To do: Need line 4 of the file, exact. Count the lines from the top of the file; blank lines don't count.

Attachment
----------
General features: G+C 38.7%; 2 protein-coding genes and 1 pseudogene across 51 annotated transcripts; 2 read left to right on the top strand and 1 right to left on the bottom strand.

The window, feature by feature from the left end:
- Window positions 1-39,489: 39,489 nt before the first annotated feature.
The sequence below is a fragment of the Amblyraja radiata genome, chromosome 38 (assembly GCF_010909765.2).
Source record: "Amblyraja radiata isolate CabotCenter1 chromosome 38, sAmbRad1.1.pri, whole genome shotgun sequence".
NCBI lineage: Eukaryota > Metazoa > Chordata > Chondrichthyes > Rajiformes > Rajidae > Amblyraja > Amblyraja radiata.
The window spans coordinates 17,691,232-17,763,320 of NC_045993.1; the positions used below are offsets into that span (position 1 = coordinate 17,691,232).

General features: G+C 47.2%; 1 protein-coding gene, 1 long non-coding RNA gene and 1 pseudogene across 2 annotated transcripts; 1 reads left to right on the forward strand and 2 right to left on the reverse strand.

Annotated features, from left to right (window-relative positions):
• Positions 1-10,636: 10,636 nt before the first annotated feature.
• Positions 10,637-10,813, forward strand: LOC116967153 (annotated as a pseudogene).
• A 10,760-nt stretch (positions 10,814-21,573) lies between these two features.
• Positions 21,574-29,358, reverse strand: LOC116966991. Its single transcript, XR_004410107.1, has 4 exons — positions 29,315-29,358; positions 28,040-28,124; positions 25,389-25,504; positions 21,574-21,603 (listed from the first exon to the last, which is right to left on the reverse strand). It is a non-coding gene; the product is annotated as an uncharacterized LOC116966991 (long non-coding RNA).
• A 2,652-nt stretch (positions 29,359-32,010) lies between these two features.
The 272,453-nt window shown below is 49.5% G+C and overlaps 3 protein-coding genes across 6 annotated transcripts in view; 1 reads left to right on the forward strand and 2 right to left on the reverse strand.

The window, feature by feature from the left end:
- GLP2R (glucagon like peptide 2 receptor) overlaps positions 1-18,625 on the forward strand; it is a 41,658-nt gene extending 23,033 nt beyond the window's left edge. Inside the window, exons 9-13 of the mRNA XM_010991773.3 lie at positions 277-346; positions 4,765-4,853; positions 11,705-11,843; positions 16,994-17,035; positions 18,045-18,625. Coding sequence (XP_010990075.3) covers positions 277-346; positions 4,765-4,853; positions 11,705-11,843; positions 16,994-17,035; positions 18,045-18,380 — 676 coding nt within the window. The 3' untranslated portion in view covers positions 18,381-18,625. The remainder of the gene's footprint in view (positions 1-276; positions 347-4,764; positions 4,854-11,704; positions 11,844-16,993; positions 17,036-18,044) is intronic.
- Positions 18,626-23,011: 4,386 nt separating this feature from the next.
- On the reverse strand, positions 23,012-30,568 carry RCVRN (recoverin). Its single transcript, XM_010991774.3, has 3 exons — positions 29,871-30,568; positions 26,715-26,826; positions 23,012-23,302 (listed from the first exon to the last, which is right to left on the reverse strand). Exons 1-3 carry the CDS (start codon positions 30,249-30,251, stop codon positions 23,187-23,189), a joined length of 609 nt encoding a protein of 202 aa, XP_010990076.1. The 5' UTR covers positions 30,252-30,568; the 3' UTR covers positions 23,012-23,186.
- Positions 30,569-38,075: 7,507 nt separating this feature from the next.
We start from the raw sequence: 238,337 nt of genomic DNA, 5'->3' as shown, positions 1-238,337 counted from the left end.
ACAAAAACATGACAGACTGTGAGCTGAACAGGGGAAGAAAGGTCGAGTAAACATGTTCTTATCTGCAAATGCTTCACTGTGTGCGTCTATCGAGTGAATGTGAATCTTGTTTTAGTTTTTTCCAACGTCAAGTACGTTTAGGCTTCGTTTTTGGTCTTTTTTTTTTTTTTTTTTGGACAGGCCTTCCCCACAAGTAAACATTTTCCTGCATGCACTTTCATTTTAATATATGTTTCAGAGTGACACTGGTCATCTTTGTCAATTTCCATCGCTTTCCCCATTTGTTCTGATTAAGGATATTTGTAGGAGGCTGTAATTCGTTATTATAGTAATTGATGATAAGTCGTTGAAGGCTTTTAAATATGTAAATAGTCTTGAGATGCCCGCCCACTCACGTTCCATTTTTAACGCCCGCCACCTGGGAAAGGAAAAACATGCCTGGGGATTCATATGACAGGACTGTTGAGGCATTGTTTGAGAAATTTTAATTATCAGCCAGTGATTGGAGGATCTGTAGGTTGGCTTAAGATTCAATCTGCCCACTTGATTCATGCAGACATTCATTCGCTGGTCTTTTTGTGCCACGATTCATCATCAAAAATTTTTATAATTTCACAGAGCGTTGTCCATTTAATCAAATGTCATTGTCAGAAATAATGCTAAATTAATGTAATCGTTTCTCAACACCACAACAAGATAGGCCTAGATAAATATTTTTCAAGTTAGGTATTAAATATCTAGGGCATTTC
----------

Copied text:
The sequence below is a fragment of the Amblyraja radiata genome, chromosome 38 (assembly GCF_010909765.2).